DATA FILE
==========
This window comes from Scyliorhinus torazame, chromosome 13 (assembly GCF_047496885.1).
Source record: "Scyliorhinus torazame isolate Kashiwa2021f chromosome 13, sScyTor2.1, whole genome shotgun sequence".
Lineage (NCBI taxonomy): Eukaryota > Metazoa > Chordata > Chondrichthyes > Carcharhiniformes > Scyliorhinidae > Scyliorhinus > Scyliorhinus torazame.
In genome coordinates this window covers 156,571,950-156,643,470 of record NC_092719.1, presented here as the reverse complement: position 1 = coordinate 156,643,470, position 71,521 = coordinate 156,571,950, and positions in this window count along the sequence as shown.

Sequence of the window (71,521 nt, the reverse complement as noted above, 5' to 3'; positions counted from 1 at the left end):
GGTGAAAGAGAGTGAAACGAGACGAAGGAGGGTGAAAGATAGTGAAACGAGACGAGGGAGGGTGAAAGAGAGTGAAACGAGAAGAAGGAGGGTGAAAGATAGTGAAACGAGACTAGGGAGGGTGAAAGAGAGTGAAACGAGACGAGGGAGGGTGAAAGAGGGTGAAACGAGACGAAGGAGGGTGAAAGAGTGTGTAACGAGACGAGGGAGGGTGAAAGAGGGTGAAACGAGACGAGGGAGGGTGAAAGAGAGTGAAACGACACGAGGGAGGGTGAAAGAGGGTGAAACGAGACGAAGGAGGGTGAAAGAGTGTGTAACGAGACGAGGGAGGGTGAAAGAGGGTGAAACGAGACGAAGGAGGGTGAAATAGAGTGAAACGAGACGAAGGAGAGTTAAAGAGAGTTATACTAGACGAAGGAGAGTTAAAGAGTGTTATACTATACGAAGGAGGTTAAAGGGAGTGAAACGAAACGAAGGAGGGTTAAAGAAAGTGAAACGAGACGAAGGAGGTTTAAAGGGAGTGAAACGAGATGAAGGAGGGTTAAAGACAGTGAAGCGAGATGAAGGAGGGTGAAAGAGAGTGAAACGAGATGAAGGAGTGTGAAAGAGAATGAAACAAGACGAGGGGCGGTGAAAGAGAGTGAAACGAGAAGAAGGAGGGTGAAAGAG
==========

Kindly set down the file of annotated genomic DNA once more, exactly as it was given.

This window comes from Scyliorhinus torazame, chromosome 13 (assembly GCF_047496885.1).
Source record: "Scyliorhinus torazame isolate Kashiwa2021f chromosome 13, sScyTor2.1, whole genome shotgun sequence".
Lineage (NCBI taxonomy): Eukaryota > Metazoa > Chordata > Chondrichthyes > Carcharhiniformes > Scyliorhinidae > Scyliorhinus > Scyliorhinus torazame.
In genome coordinates this window covers 156,571,950-156,643,470 of record NC_092719.1, presented here as the reverse complement: position 1 = coordinate 156,643,470, position 71,521 = coordinate 156,571,950, and positions in this window count along the sequence as shown.

Sequence of the window (71,521 nt, the reverse complement as noted above, 5' to 3'; positions counted from 1 at the left end):
GGTGAAAGAGAGTGAAACGAGACGAAGGAGGGTGAAAGATAGTGAAACGAGACGAGGGAGGGTGAAAGAGAGTGAAACGAGAAGAAGGAGGGTGAAAGATAGTGAAACGAGACTAGGGAGGGTGAAAGAGAGTGAAACGAGACGAGGGAGGGTGAAAGAGGGTGAAACGAGACGAAGGAGGGTGAAAGAGTGTGTAACGAGACGAGGGAGGGTGAAAGAGGGTGAAACGAGACGAGGGAGGGTGAAAGAGAGTGAAACGACACGAGGGAGGGTGAAAGAGGGTGAAACGAGACGAAGGAGGGTGAAAGAGTGTGTAACGAGACGAGGGAGGGTGAAAGAGGGTGAAACGAGACGAAGGAGGGTGAAATAGAGTGAAACGAGACGAAGGAGAGTTAAAGAGAGTTATACTAGACGAAGGAGAGTTAAAGAGTGTTATACTATACGAAGGAGGTTAAAGGGAGTGAAACGAAACGAAGGAGGGTTAAAGAAAGTGAAACGAGACGAAGGAGGTTTAAAGGGAGTGAAACGAGATGAAGGAGGGTTAAAGACAGTGAAGCGAGATGAAGGAGGGTGAAAGAGAGTGAAACGAGATGAAGGAGTGTGAAAGAGAATGAAACAAGACGAGGGGCGGTGAAAGAGAGTGAAACGAGAAGAAGGAGGGTGAAAGAG